Music and advertising has always gone hand in hand. be it a sultry sax solo selling chocolate, or a rock tune going through the gears on a car ad.
Advertisers use music to make their brand speak to those who like to listen, and it is often a vital ingredient of the advert pie. What music is chosen can have a huge bearing on what a brand’s image is.
A classic example of this recently was the brilliant Phil Collins inspired ‘Something In The Air Tonight’ Cadbury’s gorilla advert.
The building beat of the track and ‘Something In The Air Tonight’ lyric gives the chocolate a perception of something to be enjoyed in a climactic fit of orgasmic indulgence – heightened by the inevitable drum fill bashed out by our hero, the gorilla.
Now the same trick was repeated, to less success, by Cadbury’s. This time the same footage was shown with ‘Total Eclipse of the Heart’ – it just doesn’t work. Why? Because we know it’s a contrived attempt to make the same thing work twice.
What is happening now is a mini revolution of sorts. Bands are beginning to realise that it is not just an advert that their music is appearing on, but a selling point for themselves. Bands are becoming soundtracks to brands. Vodafone used Jet’s ‘Are You Gonna Be My Girl?’ in an advert which catapulted the Australian band into the limelight – the pacey song fitted in with Vodafone’s perception of itself as being fast, on the move and exciting, something that their tie-in with the Mclaren F1 team also promotes.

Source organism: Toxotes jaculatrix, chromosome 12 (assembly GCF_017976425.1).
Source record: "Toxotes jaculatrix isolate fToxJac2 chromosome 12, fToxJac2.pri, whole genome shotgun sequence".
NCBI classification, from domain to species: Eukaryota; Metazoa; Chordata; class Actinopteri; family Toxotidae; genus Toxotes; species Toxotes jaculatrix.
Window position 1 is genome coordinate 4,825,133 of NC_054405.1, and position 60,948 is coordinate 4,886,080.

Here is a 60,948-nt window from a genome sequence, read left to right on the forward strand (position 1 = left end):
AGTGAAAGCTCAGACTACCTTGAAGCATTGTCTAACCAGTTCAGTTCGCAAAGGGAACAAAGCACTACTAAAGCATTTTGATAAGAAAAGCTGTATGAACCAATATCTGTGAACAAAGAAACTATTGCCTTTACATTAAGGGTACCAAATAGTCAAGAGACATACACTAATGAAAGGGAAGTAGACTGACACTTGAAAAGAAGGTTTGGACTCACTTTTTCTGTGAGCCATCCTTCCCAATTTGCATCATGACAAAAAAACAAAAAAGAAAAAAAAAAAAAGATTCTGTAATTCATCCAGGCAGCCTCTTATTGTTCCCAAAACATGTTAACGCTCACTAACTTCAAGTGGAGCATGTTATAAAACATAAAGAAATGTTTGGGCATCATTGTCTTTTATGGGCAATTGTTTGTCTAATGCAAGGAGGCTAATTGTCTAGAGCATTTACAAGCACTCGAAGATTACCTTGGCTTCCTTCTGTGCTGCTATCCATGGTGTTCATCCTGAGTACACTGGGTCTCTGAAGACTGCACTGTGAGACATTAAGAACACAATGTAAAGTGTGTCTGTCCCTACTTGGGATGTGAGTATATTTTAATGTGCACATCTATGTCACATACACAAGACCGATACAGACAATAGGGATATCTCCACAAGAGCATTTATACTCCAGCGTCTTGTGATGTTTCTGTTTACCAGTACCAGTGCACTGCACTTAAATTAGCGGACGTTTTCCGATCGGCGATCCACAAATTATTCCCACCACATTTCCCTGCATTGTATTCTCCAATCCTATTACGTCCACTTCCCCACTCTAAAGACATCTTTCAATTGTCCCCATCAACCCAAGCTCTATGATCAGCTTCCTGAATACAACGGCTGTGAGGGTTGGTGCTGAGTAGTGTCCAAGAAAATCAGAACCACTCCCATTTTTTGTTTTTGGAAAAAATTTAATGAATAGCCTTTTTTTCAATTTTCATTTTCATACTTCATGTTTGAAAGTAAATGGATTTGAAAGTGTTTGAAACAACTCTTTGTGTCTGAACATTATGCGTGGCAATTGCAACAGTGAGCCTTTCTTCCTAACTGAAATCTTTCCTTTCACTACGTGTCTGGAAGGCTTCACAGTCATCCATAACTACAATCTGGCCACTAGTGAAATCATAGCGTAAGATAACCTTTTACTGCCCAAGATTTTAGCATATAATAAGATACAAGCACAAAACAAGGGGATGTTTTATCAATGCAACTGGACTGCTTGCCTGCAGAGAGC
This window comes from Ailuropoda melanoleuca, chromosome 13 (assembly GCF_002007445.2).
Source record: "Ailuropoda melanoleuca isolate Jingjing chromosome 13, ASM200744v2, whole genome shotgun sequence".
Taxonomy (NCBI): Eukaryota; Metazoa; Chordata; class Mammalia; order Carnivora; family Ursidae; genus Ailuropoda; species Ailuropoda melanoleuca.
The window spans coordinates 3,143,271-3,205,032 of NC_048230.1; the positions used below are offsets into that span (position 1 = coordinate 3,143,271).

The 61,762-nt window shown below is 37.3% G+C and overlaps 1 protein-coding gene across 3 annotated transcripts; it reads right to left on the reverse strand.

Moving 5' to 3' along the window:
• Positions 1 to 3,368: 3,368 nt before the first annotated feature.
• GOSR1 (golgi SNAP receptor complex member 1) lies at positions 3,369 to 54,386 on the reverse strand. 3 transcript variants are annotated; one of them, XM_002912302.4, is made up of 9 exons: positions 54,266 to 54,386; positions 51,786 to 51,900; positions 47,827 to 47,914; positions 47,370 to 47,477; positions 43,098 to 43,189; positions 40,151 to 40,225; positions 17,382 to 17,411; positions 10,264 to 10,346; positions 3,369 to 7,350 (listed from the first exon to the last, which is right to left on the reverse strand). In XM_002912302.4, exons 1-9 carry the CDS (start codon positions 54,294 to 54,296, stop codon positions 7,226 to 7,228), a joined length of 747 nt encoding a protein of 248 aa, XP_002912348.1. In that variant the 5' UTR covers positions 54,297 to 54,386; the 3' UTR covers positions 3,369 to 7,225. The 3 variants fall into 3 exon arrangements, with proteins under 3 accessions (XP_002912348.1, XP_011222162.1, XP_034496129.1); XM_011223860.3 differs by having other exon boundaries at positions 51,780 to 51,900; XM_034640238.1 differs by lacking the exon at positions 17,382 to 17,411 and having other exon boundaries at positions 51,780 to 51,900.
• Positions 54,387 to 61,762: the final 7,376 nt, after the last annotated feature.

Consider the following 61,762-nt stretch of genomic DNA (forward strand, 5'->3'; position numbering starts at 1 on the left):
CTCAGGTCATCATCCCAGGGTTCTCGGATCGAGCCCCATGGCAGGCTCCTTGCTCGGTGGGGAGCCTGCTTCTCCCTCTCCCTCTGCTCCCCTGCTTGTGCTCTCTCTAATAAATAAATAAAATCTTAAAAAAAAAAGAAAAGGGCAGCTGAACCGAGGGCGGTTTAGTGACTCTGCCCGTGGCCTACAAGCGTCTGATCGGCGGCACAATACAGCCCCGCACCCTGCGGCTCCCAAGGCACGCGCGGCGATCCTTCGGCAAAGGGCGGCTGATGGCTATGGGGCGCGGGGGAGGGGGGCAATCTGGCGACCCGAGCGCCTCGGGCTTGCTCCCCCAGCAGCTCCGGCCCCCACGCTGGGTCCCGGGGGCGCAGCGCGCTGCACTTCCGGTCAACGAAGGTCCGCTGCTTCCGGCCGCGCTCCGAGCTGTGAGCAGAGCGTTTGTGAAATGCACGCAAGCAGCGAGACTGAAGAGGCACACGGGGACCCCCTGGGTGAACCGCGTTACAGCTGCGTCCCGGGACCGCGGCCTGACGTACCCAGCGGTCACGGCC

Bands are relying on ads to get their music across, long after their tracks have fallen off the radio playlists. They are now looking at the real possibility that instead of being known as ‘that band on that advert’ they are ‘that band who wear xyz’.
Do the artists really represent the brands they are now selling?
Avril Lavigne is currently promoting Canon cameras because she is a ‘huge photography fan’, and Ian Macfarlane, VP and GM of the Consumer Imaging Group at Canon Canada Inc., “She exemplifies the style and energy that our products offer”.
Canon have got the right person to front their campaign if they are after the teen/tween market, and Avril is clearly positioned to sell her music into that group too. This is a partnership that will benefit both parties.
You could of course go the other way, Johnny Rotten selling butter for example, eh? What? When did punk suddenly go spreadable? The sheer notion that JR buys that brand of butter because it ‘tastes the best’
is difficult to believe. The fact he won’t need to buy any because he’ll have a fridge full of it until his deal expires, is another matter.
Why would a butter company use someone such as JR to front their campaign? Is it to make them appear edgy? It would appear not judging by the various backgrounds in the ad. The advert pokes fun at the upper classes, and Johnny’s loathing for them puts him perfectly placed to mock.
What does that say about the brand? That they are the working man’s butter, or that they take the michael out of their competitors? Only sales figures will tell if the advert has caught the attention of former punks or the working man.